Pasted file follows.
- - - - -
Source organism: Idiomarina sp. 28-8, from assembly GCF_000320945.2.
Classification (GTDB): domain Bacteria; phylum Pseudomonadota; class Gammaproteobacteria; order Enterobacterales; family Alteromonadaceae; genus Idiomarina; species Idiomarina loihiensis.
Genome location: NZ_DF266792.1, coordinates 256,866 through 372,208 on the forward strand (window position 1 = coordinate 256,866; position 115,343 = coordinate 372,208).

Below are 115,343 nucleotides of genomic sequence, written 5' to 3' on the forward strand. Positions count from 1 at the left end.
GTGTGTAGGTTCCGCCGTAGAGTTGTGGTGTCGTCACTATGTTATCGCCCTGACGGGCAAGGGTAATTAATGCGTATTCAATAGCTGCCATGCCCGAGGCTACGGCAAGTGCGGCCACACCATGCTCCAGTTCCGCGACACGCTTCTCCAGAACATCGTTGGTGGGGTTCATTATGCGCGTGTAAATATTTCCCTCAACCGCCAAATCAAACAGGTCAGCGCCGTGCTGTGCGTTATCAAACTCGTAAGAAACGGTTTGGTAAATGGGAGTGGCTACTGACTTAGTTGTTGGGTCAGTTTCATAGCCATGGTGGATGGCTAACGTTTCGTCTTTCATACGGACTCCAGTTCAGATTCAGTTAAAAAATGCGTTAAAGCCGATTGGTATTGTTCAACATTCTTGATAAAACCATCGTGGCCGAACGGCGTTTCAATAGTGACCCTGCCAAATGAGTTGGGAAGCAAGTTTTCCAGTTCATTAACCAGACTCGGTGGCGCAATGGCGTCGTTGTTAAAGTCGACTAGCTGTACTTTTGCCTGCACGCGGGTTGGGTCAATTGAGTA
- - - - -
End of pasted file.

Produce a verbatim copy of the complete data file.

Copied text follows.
Source organism: Idiomarina sp. 28-8, from assembly GCF_000320945.2.
Classification (GTDB): domain Bacteria; phylum Pseudomonadota; class Gammaproteobacteria; order Enterobacterales; family Alteromonadaceae; genus Idiomarina; species Idiomarina loihiensis.
Genome location: NZ_DF266792.1, coordinates 256,866 through 372,208 on the forward strand (window position 1 = coordinate 256,866; position 115,343 = coordinate 372,208).

Below are 115,343 nucleotides of genomic sequence, written 5' to 3' on the forward strand. Positions count from 1 at the left end.
GTGTGTAGGTTCCGCCGTAGAGTTGTGGTGTCGTCACTATGTTATCGCCCTGACGGGCAAGGGTAATTAATGCGTATTCAATAGCTGCCATGCCCGAGGCTACGGCAAGTGCGGCCACACCATGCTCCAGTTCCGCGACACGCTTCTCCAGAACATCGTTGGTGGGGTTCATTATGCGCGTGTAAATATTTCCCTCAACCGCCAAATCAAACAGGTCAGCGCCGTGCTGTGCGTTATCAAACTCGTAAGAAACGGTTTGGTAAATGGGAGTGGCTACTGACTTAGTTGTTGGGTCAGTTTCATAGCCATGGTGGATGGCTAACGTTTCGTCTTTCATACGGACTCCAGTTCAGATTCAGTTAAAAAATGCGTTAAAGCCGATTGGTATTGTTCAACATTCTTGATAAAACCATCGTGGCCGAACGGCGTTTCAATAGTGACCCTGCCAAATGAGTTGGGAAGCAAGTTTTCCAGTTCATTAACCAGACTCGGTGGCGCAATGGCGTCGTTGTTAAAGTCGACTAGCTGTACTTTTGCCTGCACGCGGGTTGGGTCAATTGAGTA